Wednesday, September 4, 2013

Building UI using Spring MVC - Part II

In continuation of my previous blog, in this blog we will see how session is handled and little more about spring tags.

Session Handling:

Spring MVC provides an annotation '@SessionAttributes' which will identify objects which need to be put in session. Spring container will take care of adding and updating these objects into the Session.

For eg.,
@SessionAttributes("user")
public class UserController{
   ....
}

The above annotation will inform the container that the object identified by "user" attribute in the Model will be stored in session. Further, in the controller method, we will create a ModelAndView object as usual and add the User object to it. 

The point to note here is that:

  1. Before a controller method is invoked, the sessionAttribute values are retrieved from session and the model object is updated.
  2. After controller method returns, the updated model values (only those annotated with SessionAttributes) are put back in session.
So, though the HttpSession object is available to you in controller methods, it is safer to use SessionAttributes instead.

Let us say, we need to put the logged in user's username into the session and retrieve it at different locations.

@SessionAttributes("loggedInUserName")
public class LoginController {
        @RequestMapping(value="/exampleweb/login", method=RequestMethod.POST) 
     public String login(@ModelAttribute @Valid User user, BindingResult result ) {
         boolean loginResult = loginService.login();
         if(!loginResult){
             return "loginFailure";
         }
         ModelAndView mav = new ModelAndView("home");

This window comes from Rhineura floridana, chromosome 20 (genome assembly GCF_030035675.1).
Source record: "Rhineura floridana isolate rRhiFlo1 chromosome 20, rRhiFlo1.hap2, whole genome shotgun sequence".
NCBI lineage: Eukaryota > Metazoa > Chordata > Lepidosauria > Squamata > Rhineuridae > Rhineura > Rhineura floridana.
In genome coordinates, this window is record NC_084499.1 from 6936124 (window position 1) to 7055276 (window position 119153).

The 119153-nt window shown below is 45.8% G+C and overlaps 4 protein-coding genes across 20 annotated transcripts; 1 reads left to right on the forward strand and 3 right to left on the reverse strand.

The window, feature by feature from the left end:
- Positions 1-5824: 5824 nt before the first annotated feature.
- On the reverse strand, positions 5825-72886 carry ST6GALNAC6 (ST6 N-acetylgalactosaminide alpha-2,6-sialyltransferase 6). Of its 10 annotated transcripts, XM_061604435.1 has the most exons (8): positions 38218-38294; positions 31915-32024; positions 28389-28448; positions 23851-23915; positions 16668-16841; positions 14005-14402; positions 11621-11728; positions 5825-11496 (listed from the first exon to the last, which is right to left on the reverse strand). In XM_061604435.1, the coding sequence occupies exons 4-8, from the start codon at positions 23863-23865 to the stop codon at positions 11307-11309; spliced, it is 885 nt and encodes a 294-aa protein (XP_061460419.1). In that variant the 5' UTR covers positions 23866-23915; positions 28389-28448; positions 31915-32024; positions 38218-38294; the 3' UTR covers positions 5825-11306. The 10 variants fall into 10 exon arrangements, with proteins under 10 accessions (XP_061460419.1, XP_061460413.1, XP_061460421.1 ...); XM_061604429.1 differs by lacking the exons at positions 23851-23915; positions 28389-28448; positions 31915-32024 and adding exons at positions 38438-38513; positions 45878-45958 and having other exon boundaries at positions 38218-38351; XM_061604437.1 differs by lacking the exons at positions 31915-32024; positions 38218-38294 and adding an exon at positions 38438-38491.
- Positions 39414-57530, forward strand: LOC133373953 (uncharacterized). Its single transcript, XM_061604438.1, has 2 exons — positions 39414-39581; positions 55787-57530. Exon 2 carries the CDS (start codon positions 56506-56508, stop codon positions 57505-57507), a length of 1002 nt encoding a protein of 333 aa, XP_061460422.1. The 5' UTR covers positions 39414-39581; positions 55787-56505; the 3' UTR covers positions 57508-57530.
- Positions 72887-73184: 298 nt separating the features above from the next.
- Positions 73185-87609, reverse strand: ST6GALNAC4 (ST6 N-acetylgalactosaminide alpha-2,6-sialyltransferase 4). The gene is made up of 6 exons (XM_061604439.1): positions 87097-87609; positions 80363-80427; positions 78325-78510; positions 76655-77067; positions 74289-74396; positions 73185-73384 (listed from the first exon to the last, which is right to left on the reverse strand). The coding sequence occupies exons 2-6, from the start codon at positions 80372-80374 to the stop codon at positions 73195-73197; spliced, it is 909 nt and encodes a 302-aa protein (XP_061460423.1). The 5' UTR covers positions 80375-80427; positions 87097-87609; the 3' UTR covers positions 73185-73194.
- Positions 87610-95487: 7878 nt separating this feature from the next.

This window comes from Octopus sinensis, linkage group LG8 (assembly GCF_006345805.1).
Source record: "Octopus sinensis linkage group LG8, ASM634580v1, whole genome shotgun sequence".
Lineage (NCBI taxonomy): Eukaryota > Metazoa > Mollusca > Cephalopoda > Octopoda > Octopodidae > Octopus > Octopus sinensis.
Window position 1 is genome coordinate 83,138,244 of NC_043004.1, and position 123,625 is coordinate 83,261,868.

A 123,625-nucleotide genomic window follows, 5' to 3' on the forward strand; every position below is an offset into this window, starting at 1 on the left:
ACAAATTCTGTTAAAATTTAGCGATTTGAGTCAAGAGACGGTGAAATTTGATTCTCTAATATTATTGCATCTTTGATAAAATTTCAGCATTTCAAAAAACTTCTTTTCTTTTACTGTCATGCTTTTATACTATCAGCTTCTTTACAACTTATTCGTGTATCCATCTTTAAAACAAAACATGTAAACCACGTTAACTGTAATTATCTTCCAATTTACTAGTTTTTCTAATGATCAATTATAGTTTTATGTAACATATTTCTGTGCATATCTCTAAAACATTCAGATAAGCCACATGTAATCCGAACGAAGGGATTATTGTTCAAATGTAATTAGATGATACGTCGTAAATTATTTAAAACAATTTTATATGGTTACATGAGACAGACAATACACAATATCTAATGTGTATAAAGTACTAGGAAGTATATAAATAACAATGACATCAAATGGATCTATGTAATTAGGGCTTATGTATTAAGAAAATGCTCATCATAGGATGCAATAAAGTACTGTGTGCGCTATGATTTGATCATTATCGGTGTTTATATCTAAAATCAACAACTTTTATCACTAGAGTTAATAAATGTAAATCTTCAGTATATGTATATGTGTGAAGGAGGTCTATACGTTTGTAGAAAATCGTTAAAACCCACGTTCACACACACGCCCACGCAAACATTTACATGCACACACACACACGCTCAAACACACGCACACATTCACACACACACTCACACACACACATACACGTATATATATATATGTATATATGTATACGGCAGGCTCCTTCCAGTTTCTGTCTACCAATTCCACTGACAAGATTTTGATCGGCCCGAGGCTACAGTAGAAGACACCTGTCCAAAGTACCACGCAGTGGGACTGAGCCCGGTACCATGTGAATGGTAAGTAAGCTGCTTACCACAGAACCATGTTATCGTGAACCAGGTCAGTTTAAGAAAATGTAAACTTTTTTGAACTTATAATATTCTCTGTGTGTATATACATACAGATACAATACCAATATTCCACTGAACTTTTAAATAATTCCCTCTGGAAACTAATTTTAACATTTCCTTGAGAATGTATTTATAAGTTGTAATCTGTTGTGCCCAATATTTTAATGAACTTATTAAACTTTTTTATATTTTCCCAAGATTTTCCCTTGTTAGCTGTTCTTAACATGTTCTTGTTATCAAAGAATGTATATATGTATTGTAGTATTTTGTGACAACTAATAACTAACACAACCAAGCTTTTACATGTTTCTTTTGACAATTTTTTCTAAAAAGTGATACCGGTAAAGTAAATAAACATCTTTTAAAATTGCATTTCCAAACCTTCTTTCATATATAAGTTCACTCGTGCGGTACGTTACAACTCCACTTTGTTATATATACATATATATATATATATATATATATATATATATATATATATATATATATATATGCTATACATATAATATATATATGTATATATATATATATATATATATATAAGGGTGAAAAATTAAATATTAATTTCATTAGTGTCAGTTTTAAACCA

/*Put the username in session*/
         mav.put("loggedInUserName",user.getUserName());
         
     }
}

Once the login method returns, the username is updated into the session scope. Later for example, in any of the JSP pages, we can retrieve this user name by using "${loggedInUserName}".

Custom binding of properties:

Lets say we need to have a custom conversion of the data sent in form post. For eg, Let us say, User has date of birth field as 'birthDate'. The UI will have a input field mapped to 'birthDate'. In order to convert this string to a proper date, we can use @initBinder annotation as below in the controller.
@InitBinder("user")
protected void initBinder(WebDataBinder binder) {

    binder.setValidator(new UserValidator());  
    SimpleDateFormat dateFormat = new SimpleDateFormat("yyyy-MM-dd");
    dateFormat.setLenient(false);

    binder.registerCustomEditor(Date.class, "birthDate", new CustomDateEditor(dateFormat, false));


}

The initBinder is mapped to model attribute "user". Also, we have created a SimpleDateFormat object to format date. This along with
Spring's CustomDateEditor is used to register our custom editor. You can also create your own extension of PropertyEditor and register that.

Note that we have registered this editor against a field "birthDate". If the user provides invalid date format, then this will throw an exception back.


Spring tags:

Apart from the form tag, spring tag offers quite a few interesting things as below:
1.  spring:bind tag:

<spring:bind path="birthDate">
 <div>${status.errorMessage}</div>
</spring:bind>

The spring:bind tag allows us to get the error details specific to a field (birthdate in above example). The status variable will indicate if there is a error for this field.

2.  spring:url tag:

In order to create a url which has parameters in it, we can use the spring:url tag as below:

<spring:url value="/exampleweb/users/user/{userId}" var="formUrl">
 <spring:param name="userId" value="${user.userId}"/>
</spring:url>

No comments:

Post a Comment